SARRAH Summit 2013

SARRAH Summit Photos - click here

The 2013 Summit's main purpose was to bring SARRAH Members face-to-face with key Parliamentarians to highlight the neglect of allied health services across Australia. This included the Assistant Health Minister, Senator Fiona Nash, independents Andrew Wilkie, Senator Nick Xenophon, Senator John Madigan and and advisor to Social Services Minister Kevin Andrews, Kathy Casey.

SARRAH delegates personally presented their own case studies that highlighted the impact of under resourcing of allied health people residing in the bush. In some meetings, politicians were visibly moved by the stories they heard from the delegates, especially in the mental health and childhood disability areas.

Many delegates also took part in a communications workshop on effective key messages, which they were able to put into practise when meeting with politicians over the three days.

Key highlights of the 2013 SARRAH Summit

Assistant Health Minister agrees to work with SARRAH

A lunch meeting with the Assistant Health Minister, Senator Fiona Nash, gave delegates confidence in a positive working relationship with the Australian Government. Senator Nash's own rural background brought an instant level of understanding about the gaps in allied health services across Australia. Senator Nash took the time to ask each delegate to introduce themselves and which part of Australia they came from, before showing great interest in the case studies they presented. She indicated that she was willing to work with SARRAH to progress our vision.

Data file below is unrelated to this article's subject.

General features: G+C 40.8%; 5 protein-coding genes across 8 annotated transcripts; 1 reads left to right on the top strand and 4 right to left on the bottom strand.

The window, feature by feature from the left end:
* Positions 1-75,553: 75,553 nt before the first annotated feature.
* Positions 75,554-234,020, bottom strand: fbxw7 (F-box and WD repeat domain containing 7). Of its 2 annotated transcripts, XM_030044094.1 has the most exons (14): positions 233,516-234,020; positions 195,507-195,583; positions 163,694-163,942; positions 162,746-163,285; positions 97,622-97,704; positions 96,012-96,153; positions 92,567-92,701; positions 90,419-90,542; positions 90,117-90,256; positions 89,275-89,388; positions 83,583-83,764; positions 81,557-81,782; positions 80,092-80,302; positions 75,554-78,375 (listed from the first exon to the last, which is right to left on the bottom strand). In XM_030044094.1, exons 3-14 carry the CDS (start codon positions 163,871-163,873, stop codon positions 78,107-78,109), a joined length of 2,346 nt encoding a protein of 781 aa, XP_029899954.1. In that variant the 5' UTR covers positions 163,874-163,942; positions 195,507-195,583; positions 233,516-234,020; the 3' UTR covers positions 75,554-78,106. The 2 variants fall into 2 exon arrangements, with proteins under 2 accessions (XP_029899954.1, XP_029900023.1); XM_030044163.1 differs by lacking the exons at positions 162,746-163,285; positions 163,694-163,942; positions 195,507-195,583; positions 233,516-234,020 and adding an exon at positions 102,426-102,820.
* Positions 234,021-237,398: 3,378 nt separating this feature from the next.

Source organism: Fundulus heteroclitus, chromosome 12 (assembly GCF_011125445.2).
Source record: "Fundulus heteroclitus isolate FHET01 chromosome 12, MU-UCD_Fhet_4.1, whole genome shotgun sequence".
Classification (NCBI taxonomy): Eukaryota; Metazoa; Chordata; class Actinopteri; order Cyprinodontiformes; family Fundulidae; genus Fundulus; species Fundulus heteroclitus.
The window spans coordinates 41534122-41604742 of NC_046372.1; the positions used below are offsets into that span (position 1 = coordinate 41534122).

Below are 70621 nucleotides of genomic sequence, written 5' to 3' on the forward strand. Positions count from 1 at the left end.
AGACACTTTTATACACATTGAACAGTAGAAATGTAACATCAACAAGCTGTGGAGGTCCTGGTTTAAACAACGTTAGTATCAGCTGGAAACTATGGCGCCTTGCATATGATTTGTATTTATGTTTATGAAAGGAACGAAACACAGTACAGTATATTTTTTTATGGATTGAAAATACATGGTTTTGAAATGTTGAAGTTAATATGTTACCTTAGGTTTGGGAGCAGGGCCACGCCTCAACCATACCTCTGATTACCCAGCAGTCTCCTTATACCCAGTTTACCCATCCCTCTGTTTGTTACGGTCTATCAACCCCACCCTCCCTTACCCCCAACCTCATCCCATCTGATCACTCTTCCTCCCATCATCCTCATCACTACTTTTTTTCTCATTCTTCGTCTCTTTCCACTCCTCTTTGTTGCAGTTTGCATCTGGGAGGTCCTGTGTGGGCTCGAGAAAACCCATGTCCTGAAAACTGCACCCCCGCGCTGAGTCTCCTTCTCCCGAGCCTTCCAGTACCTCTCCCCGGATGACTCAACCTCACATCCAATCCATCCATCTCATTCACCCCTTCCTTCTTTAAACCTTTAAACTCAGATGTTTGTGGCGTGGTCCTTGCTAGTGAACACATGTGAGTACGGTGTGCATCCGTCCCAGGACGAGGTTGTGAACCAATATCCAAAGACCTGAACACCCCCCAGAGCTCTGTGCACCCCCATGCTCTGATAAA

Award winner thanks SARRAH for the chance to work with disabled children

The presentation of the 2014 Kate Scanlon Award to Madeline Davey, a speech pathology student from Bridport in Tasmania. Madeline flew to Canberra especially for the day and thanked SARRAH for the opportunity to further her new career with her prize money. She plans to use her $5,000 prize to work with children with disabilities at the St Giles centre in Launceston in 2014.

Two key independents offer to support SARRAH

SARRAH has two powerful friends in the Senate and House of Representatives - South Australian independent Senator Nick Xenophon and Independent Member for Denison Andrew Wilkie. Both agreed to work with SARRAH in the new Parliament. Senator Xenophon was very interested in SARRAH's case studies showing the failed business model that exists for many rural and remote private practitioners to run financially viable clinics. Mr Wilkie was also interested in the case studies, and offered to play an active role in SARRAH's plan to launch a Parliamentary Friendship Group for rural allied health (see item below).

Parliamentary Friendship group to boost profile

Delegates discussed the concept of establishing a Parliamentary Friendship Group to raise the profile of rural allied health as well as improving the health and well-being of people residing in the bush. Similar groups exist for health issues such as diabetes and palliative care. Mr. Wilkie worked hard to launch the Group in 2014 which has since met twice at Parliament House.

SARRAH managed revenue of $13.5 million last year